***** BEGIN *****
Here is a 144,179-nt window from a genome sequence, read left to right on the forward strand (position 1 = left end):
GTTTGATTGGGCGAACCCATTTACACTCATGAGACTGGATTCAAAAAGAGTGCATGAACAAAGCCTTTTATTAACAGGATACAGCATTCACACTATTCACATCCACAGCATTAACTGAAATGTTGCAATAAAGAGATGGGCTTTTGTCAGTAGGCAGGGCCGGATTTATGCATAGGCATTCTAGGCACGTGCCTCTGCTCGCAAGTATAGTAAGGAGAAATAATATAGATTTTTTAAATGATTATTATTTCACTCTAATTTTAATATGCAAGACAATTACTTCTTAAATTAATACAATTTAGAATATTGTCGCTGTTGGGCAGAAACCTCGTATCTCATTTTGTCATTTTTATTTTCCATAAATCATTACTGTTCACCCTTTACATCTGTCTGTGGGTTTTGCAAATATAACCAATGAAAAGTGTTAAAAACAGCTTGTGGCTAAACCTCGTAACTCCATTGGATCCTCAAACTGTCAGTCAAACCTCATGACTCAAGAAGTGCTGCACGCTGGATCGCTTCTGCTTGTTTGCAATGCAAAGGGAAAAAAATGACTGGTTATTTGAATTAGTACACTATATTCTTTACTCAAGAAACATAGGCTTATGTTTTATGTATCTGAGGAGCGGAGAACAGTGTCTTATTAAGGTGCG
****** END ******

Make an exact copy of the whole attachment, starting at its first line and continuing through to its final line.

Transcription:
Here is a 144,179-nt window from a genome sequence, read left to right on the forward strand (position 1 = left end):
GTTTGATTGGGCGAACCCATTTACACTCATGAGACTGGATTCAAAAAGAGTGCATGAACAAAGCCTTTTATTAACAGGATACAGCATTCACACTATTCACATCCACAGCATTAACTGAAATGTTGCAATAAAGAGATGGGCTTTTGTCAGTAGGCAGGGCCGGATTTATGCATAGGCATTCTAGGCACGTGCCTCTGCTCGCAAGTATAGTAAGGAGAAATAATATAGATTTTTTAAATGATTATTATTTCACTCTAATTTTAATATGCAAGACAATTACTTCTTAAATTAATACAATTTAGAATATTGTCGCTGTTGGGCAGAAACCTCGTATCTCATTTTGTCATTTTTATTTTCCATAAATCATTACTGTTCACCCTTTACATCTGTCTGTGGGTTTTGCAAATATAACCAATGAAAAGTGTTAAAAACAGCTTGTGGCTAAACCTCGTAACTCCATTGGATCCTCAAACTGTCAGTCAAACCTCATGACTCAAGAAGTGCTGCACGCTGGATCGCTTCTGCTTGTTTGCAATGCAAAGGGAAAAAAATGACTGGTTATTTGAATTAGTACACTATATTCTTTACTCAAGAAACATAGGCTTATGTTTTATGTATCTGAGGAGCGGAGAACAGTGTCTTATTAAGGTGCG